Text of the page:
“A gun is no more dangerous than a cricket bat in the hands of a madman,” said Prince Philip, Duke of Edinburgh. Watching the spot-fixing scandals coming out in the gentlemen’s game, the statement seems befitting.

Here’s the list of some of those who were held guilty of spot-fixing. The punishment ranged from restrictions for a few years to life ban. Still, some of them made a remarkable comeback, donning a stained national jersey.

Sharjeel Khan (Pakistan)

Pakistan’s top-order batsman Sharjeel Khan was on Wednesday held guilty of spot-fixing that tainted the Pakistan Super League earlier this year. The tribunal wing of the Pakistan Cricket Board handed the 28-year-old cricketer a five-year ban, which the Sindh cricketer will serve in two phases of 2.5 years each.
According to media reports, Sharjeel’s lawyer Shaighan Ejaz has announced that a decision has been taken to appeal against the ban, though its grounds would be decided after the full order of the tribunal comes out by 7 September.
A source close to Sharjeel has revealed that he is innocent and not willing to carry the tag of spot-fixer for lifetime. “Sharjeel has also conveyed to the cricket board that he is not satisfied with the decision as the tribunal has found him guilty of two major charges. He is willing to accept the charges of being made an offer and not informing the competent authorities on time about it. But not more,” the source told PTI.

Mohammad Amir, Salman Butt and Mohammad Asif (Pakistan)

Let’s take the memories to 2010 when it all started, the year when the spot-fixing came to the international prominence for the first time. It was Pakistan’s trio of Mohammad Amir, Salman Butt and Mohammad Asif, who were tried for the spot-fixing during their England tour in 2010.

The teenaged speed sensation Amir was the youngest and most promising among the three tainted cricketers, who surrendered their spirit of play for money. On 29 August 2010, Amir was given a five-year ban for deliberately bowling two no-balls. Those two deliveries changed the course of cricketing career for the left-handed pacer.

In November 2011, Amir, along with Butt and Asif, was convicted of conspiracy charges relating to spot-fixing. The five-year ban was criticised by many, calling it ‘lenient’, due to his juvenile age and confession. Comparatively, the other two conspirators Butt and Asif were given seven and 10 years’ ban, respectively.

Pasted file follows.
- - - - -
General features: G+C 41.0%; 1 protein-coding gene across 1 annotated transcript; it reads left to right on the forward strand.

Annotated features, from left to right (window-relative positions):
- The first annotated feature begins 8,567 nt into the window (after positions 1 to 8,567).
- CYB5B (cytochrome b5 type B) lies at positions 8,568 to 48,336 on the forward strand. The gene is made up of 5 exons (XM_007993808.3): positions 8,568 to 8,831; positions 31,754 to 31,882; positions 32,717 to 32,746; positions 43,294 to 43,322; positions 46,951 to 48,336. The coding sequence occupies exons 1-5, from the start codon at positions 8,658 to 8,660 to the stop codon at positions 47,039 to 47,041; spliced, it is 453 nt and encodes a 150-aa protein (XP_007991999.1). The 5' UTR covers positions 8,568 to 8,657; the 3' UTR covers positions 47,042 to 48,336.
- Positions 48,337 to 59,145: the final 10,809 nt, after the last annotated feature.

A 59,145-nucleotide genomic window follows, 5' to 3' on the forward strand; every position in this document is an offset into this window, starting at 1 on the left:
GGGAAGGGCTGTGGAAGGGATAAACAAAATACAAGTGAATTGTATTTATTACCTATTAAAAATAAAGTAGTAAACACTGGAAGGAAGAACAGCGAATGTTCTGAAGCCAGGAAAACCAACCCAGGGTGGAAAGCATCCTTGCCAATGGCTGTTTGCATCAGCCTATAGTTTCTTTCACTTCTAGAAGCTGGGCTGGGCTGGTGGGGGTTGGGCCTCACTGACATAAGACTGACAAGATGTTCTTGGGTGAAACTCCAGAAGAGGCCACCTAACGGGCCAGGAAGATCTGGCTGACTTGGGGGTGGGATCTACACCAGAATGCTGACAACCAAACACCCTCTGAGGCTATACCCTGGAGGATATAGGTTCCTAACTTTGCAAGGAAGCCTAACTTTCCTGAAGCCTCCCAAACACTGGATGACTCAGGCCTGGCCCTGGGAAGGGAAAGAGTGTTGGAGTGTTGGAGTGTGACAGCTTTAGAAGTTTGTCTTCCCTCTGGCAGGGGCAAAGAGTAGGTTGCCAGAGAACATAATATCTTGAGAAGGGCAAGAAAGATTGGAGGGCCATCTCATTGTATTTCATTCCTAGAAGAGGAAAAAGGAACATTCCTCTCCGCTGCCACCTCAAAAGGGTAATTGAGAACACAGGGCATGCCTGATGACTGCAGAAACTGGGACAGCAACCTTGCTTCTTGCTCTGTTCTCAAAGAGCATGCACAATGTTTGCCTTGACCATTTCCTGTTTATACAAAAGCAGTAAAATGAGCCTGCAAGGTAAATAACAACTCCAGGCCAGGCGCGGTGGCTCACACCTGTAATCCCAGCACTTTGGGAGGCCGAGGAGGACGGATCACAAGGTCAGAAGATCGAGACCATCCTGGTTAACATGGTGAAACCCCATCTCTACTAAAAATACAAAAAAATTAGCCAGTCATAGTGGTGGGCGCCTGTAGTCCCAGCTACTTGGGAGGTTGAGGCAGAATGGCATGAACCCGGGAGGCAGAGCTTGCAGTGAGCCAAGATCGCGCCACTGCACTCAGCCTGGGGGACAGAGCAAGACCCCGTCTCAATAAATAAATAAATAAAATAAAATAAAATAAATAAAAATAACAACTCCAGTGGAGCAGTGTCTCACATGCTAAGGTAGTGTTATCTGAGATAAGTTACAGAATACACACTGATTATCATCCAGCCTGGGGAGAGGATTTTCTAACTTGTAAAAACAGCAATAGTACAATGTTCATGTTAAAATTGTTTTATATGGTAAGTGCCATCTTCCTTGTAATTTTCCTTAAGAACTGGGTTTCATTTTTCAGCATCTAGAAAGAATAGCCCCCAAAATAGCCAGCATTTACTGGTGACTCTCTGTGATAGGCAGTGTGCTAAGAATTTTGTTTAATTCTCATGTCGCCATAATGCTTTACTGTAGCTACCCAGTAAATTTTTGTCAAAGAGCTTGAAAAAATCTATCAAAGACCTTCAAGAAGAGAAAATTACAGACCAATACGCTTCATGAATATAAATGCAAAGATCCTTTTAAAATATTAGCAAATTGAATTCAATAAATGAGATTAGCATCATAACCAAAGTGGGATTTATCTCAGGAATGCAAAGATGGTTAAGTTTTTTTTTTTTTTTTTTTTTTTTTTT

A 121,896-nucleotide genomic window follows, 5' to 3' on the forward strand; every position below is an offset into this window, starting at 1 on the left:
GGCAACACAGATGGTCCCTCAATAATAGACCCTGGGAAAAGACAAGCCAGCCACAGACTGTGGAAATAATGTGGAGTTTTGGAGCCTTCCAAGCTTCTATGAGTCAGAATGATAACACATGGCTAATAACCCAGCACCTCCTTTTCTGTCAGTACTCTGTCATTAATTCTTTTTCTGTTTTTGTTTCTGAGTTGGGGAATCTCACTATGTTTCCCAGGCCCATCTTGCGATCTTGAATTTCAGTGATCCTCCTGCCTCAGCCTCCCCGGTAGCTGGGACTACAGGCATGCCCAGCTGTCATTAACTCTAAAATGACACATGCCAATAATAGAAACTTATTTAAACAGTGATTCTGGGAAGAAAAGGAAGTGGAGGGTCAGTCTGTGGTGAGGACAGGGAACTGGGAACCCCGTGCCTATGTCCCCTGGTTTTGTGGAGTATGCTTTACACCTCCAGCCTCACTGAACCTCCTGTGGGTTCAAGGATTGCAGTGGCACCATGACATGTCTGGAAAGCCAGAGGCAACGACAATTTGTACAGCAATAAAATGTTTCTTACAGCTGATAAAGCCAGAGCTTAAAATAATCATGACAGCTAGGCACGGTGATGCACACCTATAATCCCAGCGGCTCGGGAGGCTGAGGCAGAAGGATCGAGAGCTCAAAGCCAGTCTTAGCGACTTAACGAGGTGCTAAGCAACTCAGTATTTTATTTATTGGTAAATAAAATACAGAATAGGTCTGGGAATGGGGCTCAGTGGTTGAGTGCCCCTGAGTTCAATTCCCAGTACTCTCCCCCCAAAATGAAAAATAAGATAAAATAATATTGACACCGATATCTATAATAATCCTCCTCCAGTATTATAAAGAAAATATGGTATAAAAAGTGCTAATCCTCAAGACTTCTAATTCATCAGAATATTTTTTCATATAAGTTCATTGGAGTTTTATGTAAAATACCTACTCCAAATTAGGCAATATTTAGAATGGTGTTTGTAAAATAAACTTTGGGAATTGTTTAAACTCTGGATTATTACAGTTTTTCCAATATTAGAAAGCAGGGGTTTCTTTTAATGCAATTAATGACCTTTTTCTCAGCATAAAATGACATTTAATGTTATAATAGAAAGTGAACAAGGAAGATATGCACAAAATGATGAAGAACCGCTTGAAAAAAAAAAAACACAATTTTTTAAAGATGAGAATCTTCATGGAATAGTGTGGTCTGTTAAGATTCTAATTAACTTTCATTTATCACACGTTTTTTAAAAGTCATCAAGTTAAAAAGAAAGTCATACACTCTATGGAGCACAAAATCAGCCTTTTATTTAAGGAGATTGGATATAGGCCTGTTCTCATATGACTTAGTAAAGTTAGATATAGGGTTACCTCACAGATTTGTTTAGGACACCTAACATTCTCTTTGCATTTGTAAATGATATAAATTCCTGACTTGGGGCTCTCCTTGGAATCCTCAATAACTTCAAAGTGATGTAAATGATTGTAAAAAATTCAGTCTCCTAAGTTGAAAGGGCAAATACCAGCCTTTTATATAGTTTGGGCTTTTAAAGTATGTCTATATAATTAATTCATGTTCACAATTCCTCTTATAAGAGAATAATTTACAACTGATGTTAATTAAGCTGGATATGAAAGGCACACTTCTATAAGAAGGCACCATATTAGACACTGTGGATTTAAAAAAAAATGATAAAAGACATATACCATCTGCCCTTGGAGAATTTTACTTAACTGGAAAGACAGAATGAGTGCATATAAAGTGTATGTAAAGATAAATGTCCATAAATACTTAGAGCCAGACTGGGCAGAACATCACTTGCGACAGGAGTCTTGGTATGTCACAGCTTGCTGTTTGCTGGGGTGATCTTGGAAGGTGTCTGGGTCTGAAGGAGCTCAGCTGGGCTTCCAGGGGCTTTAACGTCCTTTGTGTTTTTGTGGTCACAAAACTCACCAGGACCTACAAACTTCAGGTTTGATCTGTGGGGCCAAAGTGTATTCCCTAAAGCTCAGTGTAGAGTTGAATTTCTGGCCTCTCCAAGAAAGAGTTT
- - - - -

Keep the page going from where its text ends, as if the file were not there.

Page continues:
The suspension eventually ended the careers of Butt and Asif, but Amir made a remarkable comeback to the international cricket, returning to play in New Zealand in 2016.

Sreesanth (India) and other convicts of IPL

With the start of Indian Premier League (IPL) in 2008, cricketers reshaped the game of cricket – more aggressive, fact-pacing and run-scoring thriller. Besides the good part, the gentleman’s game couldn’t avoid the ugly side of it – spot-fixing.

During the IPL season 5 in 2012, five Indians Mohnish Mishra, Shalabh Srivastava, TP Sudhindra, Harmeet Singh and Abhinav Bali were suspended for spot-fixing.

The following edition (2013) of the cash-rich tournament was even more contaminated as some of the prime faces like S Sreesanth, Ankeet Chavan and Ajit Chandila made their debuts in spot-fixing.

The incident grabbed worldwide attention as the Delhi Police arrested the three players in a post-midnight operation in Mumbai in May 2013. The players were caught red-handed, accepting payments of up to Rs. 6 million.
Sreesanth, who played 90 international matches for India, was given a lifetime ban in September 2013. In August 2017, the Kerala High Court lifted the life ban imposed on him by the Board of Control for Cricket in India (BCCI). However, his return to the international cricket still seems a distant dream.